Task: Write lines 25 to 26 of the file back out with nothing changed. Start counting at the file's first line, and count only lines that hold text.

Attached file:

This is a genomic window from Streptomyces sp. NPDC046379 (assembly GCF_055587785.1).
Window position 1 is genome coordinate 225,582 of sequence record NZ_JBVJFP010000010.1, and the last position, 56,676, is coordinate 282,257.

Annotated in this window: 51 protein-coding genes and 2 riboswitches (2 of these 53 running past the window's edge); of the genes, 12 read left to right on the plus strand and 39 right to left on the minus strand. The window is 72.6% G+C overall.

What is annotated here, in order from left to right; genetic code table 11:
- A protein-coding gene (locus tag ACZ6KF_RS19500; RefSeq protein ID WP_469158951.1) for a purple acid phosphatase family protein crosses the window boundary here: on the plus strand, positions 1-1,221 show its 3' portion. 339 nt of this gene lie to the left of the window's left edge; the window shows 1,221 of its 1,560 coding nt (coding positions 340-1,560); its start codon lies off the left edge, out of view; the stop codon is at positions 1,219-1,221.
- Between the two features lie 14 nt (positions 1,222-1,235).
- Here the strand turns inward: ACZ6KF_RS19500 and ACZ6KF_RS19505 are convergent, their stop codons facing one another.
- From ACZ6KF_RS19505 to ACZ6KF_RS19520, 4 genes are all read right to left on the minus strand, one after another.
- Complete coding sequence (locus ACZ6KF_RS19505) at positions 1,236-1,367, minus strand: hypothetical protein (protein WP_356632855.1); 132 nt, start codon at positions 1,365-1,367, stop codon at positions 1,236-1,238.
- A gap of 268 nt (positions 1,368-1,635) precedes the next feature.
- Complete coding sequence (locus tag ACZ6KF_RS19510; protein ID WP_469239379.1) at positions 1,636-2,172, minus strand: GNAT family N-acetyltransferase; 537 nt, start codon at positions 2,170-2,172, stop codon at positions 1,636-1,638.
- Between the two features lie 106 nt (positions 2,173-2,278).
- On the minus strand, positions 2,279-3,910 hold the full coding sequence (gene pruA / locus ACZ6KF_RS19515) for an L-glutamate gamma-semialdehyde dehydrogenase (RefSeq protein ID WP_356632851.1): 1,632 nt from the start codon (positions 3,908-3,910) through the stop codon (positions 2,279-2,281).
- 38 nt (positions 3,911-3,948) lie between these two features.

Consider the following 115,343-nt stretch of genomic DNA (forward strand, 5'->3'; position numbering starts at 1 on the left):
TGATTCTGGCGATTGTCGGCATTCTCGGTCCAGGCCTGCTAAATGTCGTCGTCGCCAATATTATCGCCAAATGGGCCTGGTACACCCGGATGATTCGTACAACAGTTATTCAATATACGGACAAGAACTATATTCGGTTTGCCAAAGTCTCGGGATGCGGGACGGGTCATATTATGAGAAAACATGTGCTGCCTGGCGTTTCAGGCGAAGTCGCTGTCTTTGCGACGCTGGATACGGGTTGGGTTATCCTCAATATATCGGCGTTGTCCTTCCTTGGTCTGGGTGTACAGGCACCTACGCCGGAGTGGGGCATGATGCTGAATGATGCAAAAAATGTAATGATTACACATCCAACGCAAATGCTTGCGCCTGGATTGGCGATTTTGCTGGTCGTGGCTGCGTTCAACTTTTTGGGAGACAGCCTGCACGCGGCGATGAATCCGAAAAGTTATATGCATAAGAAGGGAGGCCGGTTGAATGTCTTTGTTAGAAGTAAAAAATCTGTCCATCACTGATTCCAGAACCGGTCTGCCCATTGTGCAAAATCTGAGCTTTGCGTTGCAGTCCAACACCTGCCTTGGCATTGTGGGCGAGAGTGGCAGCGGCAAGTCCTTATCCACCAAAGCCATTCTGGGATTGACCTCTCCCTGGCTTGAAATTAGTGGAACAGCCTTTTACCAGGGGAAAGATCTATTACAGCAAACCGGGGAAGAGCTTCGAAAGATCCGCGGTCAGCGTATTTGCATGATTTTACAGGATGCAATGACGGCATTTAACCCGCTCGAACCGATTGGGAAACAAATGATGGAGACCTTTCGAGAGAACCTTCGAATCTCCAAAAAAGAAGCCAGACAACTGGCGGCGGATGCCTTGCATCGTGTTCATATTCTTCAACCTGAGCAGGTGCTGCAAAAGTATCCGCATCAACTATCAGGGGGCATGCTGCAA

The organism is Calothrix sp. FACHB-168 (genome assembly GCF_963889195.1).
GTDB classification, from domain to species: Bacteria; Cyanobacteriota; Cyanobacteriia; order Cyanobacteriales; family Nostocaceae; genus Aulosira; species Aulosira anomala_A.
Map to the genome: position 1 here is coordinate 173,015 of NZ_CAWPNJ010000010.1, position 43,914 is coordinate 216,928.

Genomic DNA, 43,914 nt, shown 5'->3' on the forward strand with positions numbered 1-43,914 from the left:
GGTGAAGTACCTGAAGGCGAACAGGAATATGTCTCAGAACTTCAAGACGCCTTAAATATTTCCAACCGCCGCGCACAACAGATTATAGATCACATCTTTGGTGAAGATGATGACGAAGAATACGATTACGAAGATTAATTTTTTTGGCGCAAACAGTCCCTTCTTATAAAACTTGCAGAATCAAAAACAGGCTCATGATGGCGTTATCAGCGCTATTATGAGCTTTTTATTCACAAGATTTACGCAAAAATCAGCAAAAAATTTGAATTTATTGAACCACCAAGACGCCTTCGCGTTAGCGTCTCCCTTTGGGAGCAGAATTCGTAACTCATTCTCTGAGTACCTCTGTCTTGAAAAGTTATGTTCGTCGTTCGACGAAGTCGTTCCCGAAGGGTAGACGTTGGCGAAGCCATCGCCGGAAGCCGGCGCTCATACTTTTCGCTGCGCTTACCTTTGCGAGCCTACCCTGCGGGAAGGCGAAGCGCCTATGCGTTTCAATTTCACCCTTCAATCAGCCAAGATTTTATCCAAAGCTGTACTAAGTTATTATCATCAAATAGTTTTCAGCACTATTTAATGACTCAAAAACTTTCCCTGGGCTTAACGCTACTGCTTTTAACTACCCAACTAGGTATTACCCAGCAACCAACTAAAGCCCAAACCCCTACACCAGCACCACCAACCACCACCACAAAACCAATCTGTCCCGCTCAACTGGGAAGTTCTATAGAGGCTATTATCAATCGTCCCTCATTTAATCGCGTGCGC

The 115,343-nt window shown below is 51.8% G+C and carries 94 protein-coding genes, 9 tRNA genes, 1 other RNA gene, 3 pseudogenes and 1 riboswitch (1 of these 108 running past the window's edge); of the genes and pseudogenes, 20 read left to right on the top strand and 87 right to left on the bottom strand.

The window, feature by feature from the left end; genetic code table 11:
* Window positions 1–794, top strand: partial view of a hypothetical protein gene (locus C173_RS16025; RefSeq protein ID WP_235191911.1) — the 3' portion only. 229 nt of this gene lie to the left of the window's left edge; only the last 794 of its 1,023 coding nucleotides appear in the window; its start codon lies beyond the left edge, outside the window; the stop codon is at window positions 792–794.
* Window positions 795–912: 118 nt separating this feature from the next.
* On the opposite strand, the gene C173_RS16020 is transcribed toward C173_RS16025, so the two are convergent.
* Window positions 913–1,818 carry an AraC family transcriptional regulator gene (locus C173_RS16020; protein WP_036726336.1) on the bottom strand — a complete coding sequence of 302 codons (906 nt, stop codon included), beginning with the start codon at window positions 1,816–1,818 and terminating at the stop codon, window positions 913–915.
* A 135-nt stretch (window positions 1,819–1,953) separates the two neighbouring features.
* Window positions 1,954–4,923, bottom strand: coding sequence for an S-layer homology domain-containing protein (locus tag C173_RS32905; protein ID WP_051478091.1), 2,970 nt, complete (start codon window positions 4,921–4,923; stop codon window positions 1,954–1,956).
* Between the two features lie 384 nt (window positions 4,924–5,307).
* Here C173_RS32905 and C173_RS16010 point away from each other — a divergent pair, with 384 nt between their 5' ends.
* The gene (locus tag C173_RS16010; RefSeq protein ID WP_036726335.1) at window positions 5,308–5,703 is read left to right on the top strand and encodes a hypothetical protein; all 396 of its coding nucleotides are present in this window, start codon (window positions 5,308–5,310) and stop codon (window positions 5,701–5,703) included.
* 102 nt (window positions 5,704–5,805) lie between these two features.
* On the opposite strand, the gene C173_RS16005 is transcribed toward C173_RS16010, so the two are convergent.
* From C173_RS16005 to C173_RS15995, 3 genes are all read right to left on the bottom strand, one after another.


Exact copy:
* Window positions 795–912: 118 nt separating this feature from the next.
* On the opposite strand, the gene C173_RS16020 is transcribed toward C173_RS16025, so the two are convergent.